All in all, the above observations underscore the strength and weakness of the INR as a system of standardization across laboratories measuring the PT. The strength is its reliability to minimize result differences stemming from different thromboplastins when the test material is plasma from patients stabilized on VKA and the possibility to introduce modifications to make it suitable to harmonize PT results in other clinical settings. The weakness is the indiscriminate application of the INRVKA for conditions other than anticoagulation with VKA. In the latter settings, the expectation that results are harmonized across laboratories is not plausible, may lead to erroneous conclusions and may impact negatively the management of specific categories of patients.

Activated partial thromboplastin time (APTT)

The APTT is currently used as a global test to investigate patients suspected of (or having) bleeding diathesis, for dose-adjustment of UFH, to search for LACs or for the detection of activated protein C (APC) resistance [29].

Historically APTT results have been reported as clotting times (seconds), but not as percentage activity. However, like for the PT, the ratio of patient-to-normal clotting time is used by many laboratories, especially when the APTT is employed for dose-adjustment of UFH. The pioneer work of Basu et al. [30] established rather empirically that the therapeutic interval for an effective/safe treatment with UFH of acute VTE should be such to prolong the APTT from 1.5 to 2.5 times over the baseline value. It was much later realized that the 1.5–2.5 APTT prolongation does not fit to all the variety of APTT reagents commercially available, and it was also demonstrated that the indiscriminate application of this therapeutic interval regardless of the reagent used might lead to the patient being under- or over-anticoagulated when specific brand of APTT reagents poorly or excessively responsive to UFH are used for dose-adjustment [31]. Despite this evidence, the reference interval of 1.5–2.5 APTT prolongation is still quoted in many review articles and text books. Attempts have been made to translate the concept of the INR also to the APTT, with provision of an international APTT standard against which to calibrate commercial APTT reagents [32]. However, the model of calibration proved excessively complex to be applied in practice, and was abandoned also due to the fact that UFH has been subsequently and gradually replaced by LMWH, a drug that does not usually requires strict laboratory control for dose-adjustment. However, there are still clinical conditions where UFH is prescribed, so that clinical laboratories measuring the APTT and clinicians prescribing UFH must be aware of these pitfalls and determine local therapeutic intervals which should be validated for their APTT reagents. This can be empirically achieved by testing plasmas from patients on treatment with UFH by protamine titration and by the local APTT, with results expressed as APTT-ratio (patient-to-normal clotting time). Paired data are then plotted and the best fit line is drawn. The therapeutic APTT-ratio interval with the local reagent is eventually determined by graphical interpolation to correspond to 0.2–0.4 UFH units (protamine titration) [33]. When protamine titration is unavailable, the anti-factor Xa activity with UFH titer of 0.3–0.7 units should be regarded as the alternative assay with which the APTT could be compared [34]. The use of a pooled normal plasma spiked with graded amounts of UFH instead of in vivo heparinized plasmas, although more convenient, should not be used to determine APTT therapeutic interval because it is not representative of heparinization in vivo.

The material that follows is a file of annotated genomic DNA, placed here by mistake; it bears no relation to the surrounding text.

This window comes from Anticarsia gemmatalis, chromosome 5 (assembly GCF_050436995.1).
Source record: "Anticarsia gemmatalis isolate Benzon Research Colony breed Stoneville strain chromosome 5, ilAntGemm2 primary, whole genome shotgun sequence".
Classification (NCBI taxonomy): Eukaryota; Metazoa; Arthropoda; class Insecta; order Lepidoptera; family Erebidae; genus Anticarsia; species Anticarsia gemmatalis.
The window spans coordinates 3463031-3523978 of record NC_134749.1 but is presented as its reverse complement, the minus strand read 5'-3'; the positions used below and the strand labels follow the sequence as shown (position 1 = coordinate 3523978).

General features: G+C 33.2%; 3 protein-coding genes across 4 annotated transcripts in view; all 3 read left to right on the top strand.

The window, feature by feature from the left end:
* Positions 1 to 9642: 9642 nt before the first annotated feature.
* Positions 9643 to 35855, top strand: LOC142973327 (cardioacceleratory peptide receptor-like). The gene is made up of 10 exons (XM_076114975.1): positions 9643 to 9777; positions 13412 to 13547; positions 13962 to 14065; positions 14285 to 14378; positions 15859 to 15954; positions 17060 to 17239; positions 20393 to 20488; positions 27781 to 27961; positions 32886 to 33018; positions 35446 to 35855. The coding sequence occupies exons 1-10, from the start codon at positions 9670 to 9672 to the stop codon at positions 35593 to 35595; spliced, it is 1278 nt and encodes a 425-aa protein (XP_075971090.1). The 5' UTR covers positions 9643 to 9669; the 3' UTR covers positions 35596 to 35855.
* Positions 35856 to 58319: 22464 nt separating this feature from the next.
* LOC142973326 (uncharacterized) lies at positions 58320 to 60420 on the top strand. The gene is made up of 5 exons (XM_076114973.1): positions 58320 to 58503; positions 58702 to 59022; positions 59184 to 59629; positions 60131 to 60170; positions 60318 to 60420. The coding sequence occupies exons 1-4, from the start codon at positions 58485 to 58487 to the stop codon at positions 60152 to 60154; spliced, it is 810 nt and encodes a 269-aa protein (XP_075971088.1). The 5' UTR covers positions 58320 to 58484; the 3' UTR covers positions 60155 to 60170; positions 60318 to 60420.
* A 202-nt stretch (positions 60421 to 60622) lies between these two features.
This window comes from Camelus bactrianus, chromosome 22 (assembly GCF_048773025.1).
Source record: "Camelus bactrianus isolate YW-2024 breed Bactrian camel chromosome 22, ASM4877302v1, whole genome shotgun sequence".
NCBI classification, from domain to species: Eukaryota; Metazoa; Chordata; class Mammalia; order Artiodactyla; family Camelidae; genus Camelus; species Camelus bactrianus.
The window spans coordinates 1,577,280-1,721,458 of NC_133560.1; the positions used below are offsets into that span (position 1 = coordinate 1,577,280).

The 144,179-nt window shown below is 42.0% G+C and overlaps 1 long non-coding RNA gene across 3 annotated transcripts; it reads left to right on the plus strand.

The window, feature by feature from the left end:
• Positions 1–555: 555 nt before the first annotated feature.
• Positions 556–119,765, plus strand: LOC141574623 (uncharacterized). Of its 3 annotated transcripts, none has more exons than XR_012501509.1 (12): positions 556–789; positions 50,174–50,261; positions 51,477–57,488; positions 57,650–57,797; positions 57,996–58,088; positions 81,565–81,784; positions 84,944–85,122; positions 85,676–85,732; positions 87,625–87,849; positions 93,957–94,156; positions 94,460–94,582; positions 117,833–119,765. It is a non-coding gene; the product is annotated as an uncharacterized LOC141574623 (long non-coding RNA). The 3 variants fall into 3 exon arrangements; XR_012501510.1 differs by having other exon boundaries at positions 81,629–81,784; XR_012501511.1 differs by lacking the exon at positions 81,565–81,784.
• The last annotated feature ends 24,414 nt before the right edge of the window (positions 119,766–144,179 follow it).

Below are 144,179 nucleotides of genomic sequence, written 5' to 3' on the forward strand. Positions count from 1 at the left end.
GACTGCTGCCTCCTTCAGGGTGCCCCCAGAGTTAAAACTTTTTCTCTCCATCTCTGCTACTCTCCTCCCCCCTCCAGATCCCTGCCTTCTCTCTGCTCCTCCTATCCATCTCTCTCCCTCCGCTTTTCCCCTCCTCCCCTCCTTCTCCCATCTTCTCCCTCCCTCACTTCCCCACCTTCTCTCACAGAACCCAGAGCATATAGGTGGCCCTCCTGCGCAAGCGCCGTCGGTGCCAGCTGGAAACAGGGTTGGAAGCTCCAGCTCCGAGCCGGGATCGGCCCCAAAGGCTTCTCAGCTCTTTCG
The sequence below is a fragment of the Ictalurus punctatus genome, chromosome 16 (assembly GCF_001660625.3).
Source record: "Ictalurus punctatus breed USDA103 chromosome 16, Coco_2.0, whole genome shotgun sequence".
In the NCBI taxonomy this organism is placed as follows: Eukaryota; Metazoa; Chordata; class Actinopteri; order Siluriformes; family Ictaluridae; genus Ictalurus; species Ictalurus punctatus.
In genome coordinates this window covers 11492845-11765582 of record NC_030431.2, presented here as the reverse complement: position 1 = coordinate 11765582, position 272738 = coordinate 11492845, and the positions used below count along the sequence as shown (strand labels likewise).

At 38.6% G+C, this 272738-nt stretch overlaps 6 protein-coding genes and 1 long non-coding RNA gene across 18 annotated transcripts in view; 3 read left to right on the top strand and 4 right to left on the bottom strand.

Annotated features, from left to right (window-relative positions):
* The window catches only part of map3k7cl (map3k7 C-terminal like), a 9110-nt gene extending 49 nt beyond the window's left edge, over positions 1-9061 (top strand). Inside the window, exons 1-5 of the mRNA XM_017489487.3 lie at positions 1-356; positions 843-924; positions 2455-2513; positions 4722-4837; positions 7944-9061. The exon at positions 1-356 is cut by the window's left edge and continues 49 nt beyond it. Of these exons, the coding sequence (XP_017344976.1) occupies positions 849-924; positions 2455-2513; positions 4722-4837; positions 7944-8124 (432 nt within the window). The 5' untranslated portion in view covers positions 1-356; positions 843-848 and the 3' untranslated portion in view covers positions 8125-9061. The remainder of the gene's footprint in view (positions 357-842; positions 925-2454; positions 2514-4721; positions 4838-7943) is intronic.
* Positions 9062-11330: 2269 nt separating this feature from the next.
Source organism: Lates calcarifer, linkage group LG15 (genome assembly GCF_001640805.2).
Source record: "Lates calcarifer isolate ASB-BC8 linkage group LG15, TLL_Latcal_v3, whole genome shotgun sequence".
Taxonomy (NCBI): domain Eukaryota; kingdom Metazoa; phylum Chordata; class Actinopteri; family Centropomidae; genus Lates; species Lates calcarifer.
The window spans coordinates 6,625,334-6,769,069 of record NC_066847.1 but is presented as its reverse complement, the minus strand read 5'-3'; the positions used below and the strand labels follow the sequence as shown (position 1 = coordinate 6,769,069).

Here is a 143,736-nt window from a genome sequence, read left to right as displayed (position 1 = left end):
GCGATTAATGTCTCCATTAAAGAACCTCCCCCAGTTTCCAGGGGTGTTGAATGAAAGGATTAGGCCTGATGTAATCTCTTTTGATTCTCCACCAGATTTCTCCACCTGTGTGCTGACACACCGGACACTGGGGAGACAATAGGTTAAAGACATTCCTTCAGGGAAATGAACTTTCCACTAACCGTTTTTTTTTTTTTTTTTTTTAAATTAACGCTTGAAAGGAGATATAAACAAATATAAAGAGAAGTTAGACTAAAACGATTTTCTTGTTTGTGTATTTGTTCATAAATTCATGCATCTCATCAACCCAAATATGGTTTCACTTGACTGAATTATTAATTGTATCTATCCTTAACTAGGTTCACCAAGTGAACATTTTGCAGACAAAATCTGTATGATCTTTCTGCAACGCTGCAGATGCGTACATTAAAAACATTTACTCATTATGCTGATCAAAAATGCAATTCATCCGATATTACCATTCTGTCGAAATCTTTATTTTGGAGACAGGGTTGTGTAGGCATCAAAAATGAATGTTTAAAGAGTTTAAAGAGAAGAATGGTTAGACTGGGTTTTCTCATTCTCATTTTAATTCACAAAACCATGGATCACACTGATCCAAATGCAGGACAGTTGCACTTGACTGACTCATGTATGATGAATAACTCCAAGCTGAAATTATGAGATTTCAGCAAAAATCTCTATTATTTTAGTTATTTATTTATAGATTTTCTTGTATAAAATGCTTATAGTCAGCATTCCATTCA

The most recent ISTH guidelines for the APTT to be used for laboratory diagnosis of LAC recommend expressing the APTT as ratio (patient-to-normal coagulation time) [35].

More than 20 years ago, Dahlback et al. [36] proposed that the APTT could be used (with and without exogenous addition of activated protein C, APC) to identify patients with poor anticoagulant response to this naturally occurring anticoagulant. Results are expressed as APTT-ratio with-to-without APC (low ratios identify resistance to APC).

Finally, there are no specific recommendations on how to express results for the APTT when used to investigate patients suspected of (or having) bleeding diathesis. In our opinion, however, the APTT-ratio should also be recommended in this context. Besides being intuitive, the APTT-ratio has additional advantages over the clotting time in seconds, as it contributes to minimize within-laboratory variability of the measurement. This is inherently attributable to the fact that the normal plasma used for the ratio calculation is concomitantly tested with the patient plasma.

Conlcuding remarks

The history of laboratory medicine is plenty of false myths and legends, some of which became firmly rooted in daily and routine laboratory practice [37]. The PT and APTT are time-honored global tests, used for many purposes in the clinical laboratory. The varied result reporting that have been introduced over time, especially for the PT, made their application rather confusing for clinicians in many clinical circumstances. As an example, clinicians are particularly impressed by the INR which is the “universal” expression for PT results in their mind regardless of the context where it is used. They (very often) do not inform the laboratory on the reason(s) why they are prescribing the test. The logical consequence is that the (unaware) laboratory professional does not know if results should be reported as INRVKAfor patients on anticoagulation with these drugs, or as other result expressions for other categories of patients.